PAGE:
Wednesday, April 22, 2009

What will happen to art?

Posted by Bettina Tizzy

Linden Lab posted "Upcoming Changes for Adult Content" tonight and not surprisingly, the virtual world they govern is exploding in conversation and worries about it.

The issue is actually not new to Second Life® or to art, even.

In September 2007, artist Cheen Pitney had to move the bathing nude statue he had created to a mature sim within Burning Life, Second Life's answer to Burning Man. The statue had been censored.

What will the new rules mean to art on the grid? How many artists will have to move their works from the mainland? Will Cheen's bathing beauties be okay on a PG sim that houses an art museum, for example, or will they be relegated to Mature sims or... horrors... ADULT?

Where will Linden Lab draw the line about clothing and skins? Xiamara Ugajin's skin "Black Bird" was created first and foremost as a work of art. Where on the grid will this be okay?

What will happen to art?


sororNishi said...

Yes, I even wondered earlier when I blogged this is there would therefore be a dress code for PG sims??

Sex is a part of all our lives, partly hidden, partly revealed, it has an energy that is a fundamental part of our psyche.

As I have opined earlier, compared to violence, it is a harmless force. This obsession with hiding all traces of our common origin shows an unbalanced tendency to placate those who think life should be seen as fluffy and clean.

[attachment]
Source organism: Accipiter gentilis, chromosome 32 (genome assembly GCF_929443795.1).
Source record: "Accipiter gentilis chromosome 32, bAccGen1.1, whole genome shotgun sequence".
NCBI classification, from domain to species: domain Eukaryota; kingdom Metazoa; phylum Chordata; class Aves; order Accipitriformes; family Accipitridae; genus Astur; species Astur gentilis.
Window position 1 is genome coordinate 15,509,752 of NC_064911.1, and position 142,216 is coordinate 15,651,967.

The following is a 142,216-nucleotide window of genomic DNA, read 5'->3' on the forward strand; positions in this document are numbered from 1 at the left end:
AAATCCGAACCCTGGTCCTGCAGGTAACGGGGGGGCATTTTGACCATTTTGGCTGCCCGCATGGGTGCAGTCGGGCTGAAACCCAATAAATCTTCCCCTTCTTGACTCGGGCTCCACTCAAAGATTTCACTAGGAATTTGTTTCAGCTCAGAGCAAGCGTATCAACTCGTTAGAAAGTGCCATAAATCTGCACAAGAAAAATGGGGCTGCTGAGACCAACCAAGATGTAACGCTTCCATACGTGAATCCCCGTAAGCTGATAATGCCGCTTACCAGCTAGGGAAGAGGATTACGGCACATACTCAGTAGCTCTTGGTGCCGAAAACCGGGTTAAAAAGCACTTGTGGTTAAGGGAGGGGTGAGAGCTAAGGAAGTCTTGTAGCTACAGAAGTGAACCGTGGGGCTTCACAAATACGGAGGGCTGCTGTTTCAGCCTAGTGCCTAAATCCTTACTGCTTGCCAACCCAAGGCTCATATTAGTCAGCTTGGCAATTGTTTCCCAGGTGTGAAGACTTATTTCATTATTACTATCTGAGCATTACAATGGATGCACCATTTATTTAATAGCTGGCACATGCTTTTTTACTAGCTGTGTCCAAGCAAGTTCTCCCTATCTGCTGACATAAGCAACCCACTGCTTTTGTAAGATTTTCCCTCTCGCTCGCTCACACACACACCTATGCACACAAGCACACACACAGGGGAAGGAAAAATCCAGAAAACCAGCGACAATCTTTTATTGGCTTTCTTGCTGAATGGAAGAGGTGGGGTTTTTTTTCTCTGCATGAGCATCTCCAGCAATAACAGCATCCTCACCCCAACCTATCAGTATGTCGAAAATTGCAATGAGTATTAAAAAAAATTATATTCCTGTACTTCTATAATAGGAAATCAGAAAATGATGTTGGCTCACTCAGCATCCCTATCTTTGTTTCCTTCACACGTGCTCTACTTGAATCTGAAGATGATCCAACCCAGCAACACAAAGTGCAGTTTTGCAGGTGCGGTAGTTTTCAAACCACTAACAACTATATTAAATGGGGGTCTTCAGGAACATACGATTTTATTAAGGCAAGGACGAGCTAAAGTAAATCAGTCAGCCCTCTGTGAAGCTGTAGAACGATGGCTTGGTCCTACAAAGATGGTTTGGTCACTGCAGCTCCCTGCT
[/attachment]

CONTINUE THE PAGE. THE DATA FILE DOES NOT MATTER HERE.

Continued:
Thingy said...

Art will have to wear a bra.

Godeke said...

Even in the most puritan communities that I have have visited, art *galleries* freely display sexualized or violent art. The more "classic" the piece, the less people seemed concerned... David or Venus get displayed everywhere.

On the other hand, some of the more extreme works have been in "set aside" sections. An example of the latter is the work of a photographer who documented exploited Asian sex trade workers. After viewing that work, I felt the "setting aside" was a reasonable thing that allowed the more sensitive (or those with younger family members) to avoid a gruesome display (there was no sexuality in the work, only horror).

I think the key is simply to follow the real world model: disclosure of the contents nature allows people to make their own choices as to what to visit and what to avoid. And like the real world, there will always be edge cases that get hammered out via drama and posturing, but in the end usually a reasonable compromise is reached. After all, Michelangelo's David creates a stir from time to time, but it remains a frequently replicated sculpture, even in public spaces.